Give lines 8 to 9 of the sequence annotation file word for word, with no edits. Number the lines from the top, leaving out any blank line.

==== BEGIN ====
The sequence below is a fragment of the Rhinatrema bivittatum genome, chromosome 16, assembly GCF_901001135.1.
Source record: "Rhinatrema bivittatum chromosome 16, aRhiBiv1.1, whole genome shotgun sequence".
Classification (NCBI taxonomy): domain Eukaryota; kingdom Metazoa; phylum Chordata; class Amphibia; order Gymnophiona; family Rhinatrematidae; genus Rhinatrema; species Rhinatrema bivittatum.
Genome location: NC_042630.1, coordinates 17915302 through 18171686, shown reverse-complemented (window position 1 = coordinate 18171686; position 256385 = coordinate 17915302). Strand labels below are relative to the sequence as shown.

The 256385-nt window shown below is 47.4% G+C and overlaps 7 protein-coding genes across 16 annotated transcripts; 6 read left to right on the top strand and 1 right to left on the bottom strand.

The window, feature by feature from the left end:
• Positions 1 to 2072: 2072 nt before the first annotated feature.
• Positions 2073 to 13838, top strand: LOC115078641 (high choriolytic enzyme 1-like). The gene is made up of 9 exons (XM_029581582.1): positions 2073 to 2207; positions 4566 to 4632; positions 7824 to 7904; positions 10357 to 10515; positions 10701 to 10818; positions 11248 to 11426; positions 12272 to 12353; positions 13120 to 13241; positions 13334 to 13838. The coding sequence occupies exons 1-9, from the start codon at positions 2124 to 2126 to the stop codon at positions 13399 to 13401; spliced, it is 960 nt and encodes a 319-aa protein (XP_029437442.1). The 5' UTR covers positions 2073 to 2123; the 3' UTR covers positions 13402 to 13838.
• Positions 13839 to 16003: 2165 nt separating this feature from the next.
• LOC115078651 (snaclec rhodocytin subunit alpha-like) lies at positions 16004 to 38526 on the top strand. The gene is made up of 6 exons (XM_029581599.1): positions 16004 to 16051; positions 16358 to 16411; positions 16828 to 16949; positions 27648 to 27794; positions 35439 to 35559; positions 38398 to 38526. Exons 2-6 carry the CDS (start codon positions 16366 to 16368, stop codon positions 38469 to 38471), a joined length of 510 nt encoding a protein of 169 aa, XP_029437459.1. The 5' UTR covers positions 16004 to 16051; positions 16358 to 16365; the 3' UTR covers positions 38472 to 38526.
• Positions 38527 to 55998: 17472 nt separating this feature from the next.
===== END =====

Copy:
• Positions 2073 to 13838, top strand: LOC115078641 (high choriolytic enzyme 1-like). The gene is made up of 9 exons (XM_029581582.1): positions 2073 to 2207; positions 4566 to 4632; positions 7824 to 7904; positions 10357 to 10515; positions 10701 to 10818; positions 11248 to 11426; positions 12272 to 12353; positions 13120 to 13241; positions 13334 to 13838. The coding sequence occupies exons 1-9, from the start codon at positions 2124 to 2126 to the stop codon at positions 13399 to 13401; spliced, it is 960 nt and encodes a 319-aa protein (XP_029437442.1). The 5' UTR covers positions 2073 to 2123; the 3' UTR covers positions 13402 to 13838.
• Positions 13839 to 16003: 2165 nt separating this feature from the next.